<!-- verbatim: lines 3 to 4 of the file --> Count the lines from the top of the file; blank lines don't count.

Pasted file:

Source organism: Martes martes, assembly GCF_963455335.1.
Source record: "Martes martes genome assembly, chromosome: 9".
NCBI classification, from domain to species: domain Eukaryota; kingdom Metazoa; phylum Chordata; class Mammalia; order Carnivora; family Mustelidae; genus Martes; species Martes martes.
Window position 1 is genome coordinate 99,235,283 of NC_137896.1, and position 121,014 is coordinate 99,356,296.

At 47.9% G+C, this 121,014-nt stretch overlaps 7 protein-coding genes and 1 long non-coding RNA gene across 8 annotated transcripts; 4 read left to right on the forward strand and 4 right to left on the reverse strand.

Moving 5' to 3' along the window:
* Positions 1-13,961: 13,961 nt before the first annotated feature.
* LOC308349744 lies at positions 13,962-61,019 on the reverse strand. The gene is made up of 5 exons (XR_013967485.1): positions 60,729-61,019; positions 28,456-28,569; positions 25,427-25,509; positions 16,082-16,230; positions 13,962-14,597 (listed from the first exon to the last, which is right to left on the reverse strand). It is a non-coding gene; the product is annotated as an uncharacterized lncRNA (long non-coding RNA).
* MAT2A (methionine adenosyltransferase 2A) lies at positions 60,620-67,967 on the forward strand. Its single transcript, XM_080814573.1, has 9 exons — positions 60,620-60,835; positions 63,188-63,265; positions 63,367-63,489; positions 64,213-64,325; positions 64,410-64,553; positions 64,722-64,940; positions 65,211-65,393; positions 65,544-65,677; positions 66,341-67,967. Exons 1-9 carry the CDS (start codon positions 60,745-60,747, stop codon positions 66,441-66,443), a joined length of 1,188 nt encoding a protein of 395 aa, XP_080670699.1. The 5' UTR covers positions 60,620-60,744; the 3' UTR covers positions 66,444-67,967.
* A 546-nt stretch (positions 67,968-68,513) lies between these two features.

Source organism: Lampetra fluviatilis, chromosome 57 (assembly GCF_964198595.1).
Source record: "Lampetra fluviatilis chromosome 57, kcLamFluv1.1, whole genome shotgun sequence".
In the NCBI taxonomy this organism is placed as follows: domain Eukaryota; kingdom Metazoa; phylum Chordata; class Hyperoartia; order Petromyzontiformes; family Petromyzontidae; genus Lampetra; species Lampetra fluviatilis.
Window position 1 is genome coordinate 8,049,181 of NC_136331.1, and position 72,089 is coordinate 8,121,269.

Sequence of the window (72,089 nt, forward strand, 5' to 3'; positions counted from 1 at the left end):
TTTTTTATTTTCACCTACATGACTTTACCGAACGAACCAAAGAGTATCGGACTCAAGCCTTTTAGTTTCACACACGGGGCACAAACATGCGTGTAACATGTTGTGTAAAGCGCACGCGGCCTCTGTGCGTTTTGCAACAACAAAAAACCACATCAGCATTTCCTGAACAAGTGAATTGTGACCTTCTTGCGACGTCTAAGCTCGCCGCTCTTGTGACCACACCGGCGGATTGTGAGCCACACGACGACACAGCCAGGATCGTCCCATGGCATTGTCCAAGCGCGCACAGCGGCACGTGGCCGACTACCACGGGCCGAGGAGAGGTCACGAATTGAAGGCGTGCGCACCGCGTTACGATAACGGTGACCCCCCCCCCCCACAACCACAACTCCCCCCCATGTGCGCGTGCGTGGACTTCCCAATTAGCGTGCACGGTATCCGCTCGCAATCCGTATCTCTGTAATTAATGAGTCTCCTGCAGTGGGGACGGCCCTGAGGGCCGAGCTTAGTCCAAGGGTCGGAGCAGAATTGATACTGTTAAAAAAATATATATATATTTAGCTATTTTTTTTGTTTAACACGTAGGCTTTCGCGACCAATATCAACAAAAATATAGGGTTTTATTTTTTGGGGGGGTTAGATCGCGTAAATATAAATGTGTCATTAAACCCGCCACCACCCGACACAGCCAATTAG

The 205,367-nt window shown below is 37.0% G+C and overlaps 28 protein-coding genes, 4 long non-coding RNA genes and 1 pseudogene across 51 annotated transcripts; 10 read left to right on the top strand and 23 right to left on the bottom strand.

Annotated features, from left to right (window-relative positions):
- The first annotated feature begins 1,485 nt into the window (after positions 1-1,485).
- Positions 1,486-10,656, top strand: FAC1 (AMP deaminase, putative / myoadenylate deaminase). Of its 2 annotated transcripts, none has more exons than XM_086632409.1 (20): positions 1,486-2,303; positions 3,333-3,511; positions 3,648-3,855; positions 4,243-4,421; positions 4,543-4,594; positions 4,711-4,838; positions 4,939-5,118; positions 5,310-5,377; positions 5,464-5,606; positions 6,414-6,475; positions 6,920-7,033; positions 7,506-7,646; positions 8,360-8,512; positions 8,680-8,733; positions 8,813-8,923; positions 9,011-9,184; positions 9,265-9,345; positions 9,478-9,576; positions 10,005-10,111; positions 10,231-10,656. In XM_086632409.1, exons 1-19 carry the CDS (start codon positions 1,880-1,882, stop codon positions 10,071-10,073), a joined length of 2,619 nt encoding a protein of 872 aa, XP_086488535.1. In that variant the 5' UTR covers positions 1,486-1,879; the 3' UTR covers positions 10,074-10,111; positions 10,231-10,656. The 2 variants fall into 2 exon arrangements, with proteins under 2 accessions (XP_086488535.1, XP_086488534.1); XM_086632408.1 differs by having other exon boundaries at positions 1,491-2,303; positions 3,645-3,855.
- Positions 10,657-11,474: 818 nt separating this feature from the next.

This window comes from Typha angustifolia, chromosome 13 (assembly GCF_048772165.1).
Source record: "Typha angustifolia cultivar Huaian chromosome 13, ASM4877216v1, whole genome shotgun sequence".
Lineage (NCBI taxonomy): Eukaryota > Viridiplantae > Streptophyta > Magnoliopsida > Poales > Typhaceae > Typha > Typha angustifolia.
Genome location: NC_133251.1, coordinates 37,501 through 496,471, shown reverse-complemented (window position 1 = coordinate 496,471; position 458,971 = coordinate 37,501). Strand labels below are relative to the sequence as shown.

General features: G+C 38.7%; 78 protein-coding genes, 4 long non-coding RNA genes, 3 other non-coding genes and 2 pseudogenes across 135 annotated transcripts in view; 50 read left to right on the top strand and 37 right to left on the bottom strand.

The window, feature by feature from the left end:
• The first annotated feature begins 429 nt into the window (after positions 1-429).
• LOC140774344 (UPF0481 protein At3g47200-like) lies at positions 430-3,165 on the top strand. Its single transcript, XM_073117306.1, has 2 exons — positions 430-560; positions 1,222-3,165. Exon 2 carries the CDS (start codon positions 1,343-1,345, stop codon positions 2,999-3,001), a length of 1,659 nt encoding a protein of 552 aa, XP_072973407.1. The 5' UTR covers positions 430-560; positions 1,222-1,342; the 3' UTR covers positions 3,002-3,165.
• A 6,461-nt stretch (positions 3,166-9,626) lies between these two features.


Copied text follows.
NCBI classification, from domain to species: domain Eukaryota; kingdom Metazoa; phylum Chordata; class Mammalia; order Carnivora; family Mustelidae; genus Martes; species Martes martes.
Window position 1 is genome coordinate 99,235,283 of NC_137896.1, and position 121,014 is coordinate 99,356,296.